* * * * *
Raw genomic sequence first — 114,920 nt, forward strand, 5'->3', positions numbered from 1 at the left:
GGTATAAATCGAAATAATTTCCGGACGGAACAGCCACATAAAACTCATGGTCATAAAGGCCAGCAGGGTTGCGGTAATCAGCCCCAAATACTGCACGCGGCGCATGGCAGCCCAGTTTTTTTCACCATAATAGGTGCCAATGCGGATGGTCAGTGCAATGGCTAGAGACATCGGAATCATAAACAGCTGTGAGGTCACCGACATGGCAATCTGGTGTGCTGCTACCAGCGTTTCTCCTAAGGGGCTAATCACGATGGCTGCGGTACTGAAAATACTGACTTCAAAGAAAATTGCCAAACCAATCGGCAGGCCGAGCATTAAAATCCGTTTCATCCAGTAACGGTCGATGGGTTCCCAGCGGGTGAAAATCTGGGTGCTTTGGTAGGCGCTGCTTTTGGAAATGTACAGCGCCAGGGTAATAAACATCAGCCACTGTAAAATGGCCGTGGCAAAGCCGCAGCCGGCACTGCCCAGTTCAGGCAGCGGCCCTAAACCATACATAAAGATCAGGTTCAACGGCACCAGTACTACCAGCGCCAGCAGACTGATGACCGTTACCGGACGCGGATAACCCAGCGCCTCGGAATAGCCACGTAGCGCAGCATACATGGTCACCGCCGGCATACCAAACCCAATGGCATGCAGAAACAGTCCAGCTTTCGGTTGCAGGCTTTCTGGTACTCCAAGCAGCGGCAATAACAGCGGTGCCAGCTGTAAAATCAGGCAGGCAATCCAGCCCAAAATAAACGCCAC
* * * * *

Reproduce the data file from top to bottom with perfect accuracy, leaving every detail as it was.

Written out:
Raw genomic sequence first — 114,920 nt, forward strand, 5'->3', positions numbered from 1 at the left:
GGTATAAATCGAAATAATTTCCGGACGGAACAGCCACATAAAACTCATGGTCATAAAGGCCAGCAGGGTTGCGGTAATCAGCCCCAAATACTGCACGCGGCGCATGGCAGCCCAGTTTTTTTCACCATAATAGGTGCCAATGCGGATGGTCAGTGCAATGGCTAGAGACATCGGAATCATAAACAGCTGTGAGGTCACCGACATGGCAATCTGGTGTGCTGCTACCAGCGTTTCTCCTAAGGGGCTAATCACGATGGCTGCGGTACTGAAAATACTGACTTCAAAGAAAATTGCCAAACCAATCGGCAGGCCGAGCATTAAAATCCGTTTCATCCAGTAACGGTCGATGGGTTCCCAGCGGGTGAAAATCTGGGTGCTTTGGTAGGCGCTGCTTTTGGAAATGTACAGCGCCAGGGTAATAAACATCAGCCACTGTAAAATGGCCGTGGCAAAGCCGCAGCCGGCACTGCCCAGTTCAGGCAGCGGCCCTAAACCATACATAAAGATCAGGTTCAACGGCACCAGTACTACCAGCGCCAGCAGACTGATGACCGTTACCGGACGCGGATAACCCAGCGCCTCGGAATAGCCACGTAGCGCAGCATACATGGTCACCGCCGGCATACCAAACCCAATGGCATGCAGAAACAGTCCAGCTTTCGGTTGCAGGCTTTCTGGTACTCCAAGCAGCGGCAATAACAGCGGTGCCAGCTGTAAAATCAGGCAGGCAATCCAGCCCAAAATAAACGCCAC